Case and content by Brandon Fainstad, MD.
Edits and graphics by Yilin Zhang, MD.
70 yo M presents with sepsis secondary to a presumed skin and soft tissue infection. On presentation, he is febrile to 40C, tachycardic to 145 bpm, BPs 90s/50s.
How do you explain the change from his baseline EKG?
This is a example of rate dependent bundle branch block. There is an incomplete RBBB on the patient’s baseline ECG that becomes more pronounced at higher heart rates. Diseased His-Purkinjie fibers have prolnged refractory periods. So there are instances when a baseline ECG, at a normal rate, will have completely normal QRS morphology but at higher heart rates, impulses are delivered to the ventricular conduction system (His-Purkinjie fibers) before they complete their refractory period, resulting in a bundle branch block. These typically occur at a critical heart rate2.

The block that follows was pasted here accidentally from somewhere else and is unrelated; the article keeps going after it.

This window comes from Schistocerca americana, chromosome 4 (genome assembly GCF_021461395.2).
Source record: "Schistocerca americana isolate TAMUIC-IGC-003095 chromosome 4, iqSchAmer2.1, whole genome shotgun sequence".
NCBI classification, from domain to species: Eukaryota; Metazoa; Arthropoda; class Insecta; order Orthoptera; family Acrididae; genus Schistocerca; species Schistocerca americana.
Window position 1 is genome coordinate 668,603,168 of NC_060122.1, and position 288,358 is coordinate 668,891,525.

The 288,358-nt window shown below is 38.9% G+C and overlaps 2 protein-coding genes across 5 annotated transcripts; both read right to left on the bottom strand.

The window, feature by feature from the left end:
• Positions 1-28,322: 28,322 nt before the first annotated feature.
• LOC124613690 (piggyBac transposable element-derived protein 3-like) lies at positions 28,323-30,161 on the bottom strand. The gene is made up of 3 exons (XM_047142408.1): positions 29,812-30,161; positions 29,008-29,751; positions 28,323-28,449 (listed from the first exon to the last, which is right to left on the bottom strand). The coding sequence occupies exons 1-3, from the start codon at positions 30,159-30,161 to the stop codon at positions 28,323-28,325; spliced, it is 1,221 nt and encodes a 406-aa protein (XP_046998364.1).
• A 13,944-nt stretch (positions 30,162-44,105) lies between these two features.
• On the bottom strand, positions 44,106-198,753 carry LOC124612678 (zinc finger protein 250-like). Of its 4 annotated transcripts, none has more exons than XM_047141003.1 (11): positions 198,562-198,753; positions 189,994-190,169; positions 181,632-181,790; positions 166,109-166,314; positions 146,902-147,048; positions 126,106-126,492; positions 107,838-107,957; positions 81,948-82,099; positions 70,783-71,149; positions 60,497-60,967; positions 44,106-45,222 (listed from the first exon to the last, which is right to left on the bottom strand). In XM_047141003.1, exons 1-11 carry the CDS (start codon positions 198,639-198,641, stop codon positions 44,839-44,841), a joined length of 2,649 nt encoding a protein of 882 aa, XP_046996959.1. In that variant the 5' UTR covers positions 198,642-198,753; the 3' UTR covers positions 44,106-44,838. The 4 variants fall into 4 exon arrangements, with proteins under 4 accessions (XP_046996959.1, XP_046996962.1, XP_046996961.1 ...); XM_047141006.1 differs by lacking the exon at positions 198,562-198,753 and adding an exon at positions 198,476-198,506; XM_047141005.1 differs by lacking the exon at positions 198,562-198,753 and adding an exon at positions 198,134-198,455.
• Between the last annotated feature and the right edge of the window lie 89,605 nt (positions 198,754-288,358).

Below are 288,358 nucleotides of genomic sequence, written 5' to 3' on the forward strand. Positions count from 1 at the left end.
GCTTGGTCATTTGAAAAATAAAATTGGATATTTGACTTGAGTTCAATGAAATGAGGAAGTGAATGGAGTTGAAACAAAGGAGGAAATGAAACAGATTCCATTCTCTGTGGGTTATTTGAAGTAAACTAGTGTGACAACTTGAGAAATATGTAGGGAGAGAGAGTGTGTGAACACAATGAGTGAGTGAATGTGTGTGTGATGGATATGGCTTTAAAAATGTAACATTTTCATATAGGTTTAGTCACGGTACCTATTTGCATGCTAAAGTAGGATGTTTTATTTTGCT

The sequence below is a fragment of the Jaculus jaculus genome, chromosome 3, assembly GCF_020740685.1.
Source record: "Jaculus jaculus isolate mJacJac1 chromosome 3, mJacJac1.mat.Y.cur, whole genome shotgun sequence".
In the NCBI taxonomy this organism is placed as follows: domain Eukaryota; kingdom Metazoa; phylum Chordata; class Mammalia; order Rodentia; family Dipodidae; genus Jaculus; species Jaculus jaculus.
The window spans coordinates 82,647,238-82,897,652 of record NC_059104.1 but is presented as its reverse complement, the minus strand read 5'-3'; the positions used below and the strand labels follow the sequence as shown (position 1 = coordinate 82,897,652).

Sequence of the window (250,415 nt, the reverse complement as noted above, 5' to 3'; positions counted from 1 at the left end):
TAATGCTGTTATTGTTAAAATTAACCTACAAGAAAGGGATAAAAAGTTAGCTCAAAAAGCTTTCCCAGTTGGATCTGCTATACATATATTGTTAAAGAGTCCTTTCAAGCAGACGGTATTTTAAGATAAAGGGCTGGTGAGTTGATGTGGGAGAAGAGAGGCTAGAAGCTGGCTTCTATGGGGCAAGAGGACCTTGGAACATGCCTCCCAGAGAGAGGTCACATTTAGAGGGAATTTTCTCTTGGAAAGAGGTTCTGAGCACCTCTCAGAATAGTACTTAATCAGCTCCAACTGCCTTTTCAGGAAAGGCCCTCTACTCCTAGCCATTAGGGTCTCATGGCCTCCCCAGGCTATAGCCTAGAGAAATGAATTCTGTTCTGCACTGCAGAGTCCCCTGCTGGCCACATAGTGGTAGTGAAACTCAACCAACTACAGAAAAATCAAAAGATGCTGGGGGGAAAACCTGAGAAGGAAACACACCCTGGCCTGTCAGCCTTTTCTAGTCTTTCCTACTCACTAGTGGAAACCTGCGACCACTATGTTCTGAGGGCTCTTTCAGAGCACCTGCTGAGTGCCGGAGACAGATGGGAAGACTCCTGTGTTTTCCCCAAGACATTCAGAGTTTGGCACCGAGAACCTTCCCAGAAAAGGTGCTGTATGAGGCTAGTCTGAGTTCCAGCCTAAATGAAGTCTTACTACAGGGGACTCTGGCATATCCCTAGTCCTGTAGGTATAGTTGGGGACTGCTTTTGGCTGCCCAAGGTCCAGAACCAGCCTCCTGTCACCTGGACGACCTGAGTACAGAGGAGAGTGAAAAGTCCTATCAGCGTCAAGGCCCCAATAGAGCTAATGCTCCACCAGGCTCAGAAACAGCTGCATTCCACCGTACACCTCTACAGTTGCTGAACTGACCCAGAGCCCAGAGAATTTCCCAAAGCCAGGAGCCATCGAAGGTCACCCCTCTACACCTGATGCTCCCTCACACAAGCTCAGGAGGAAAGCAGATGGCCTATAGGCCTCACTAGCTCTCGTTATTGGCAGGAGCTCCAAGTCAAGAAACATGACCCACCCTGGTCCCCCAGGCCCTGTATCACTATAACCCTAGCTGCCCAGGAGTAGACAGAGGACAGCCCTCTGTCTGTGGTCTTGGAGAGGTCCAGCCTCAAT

What is the significance of this ECG finding?
This almost always indicates underlying disease in the conduction system, especially if there is any conduction delay at baseline (as there is in this patient)1. This can also be caused by antiarrhythmic drugs.
- Fisher, JD & Aronson, RS. Rate-dependent Bundle Branch Block: Occurrence, Causes, and Clinical Correlation. JACC. 1990;16(1): 240-243.
- Denes, P, et al: Electrophysiological observations in patients with rate dependent bundle branch block. Circulation.1975;51:244-250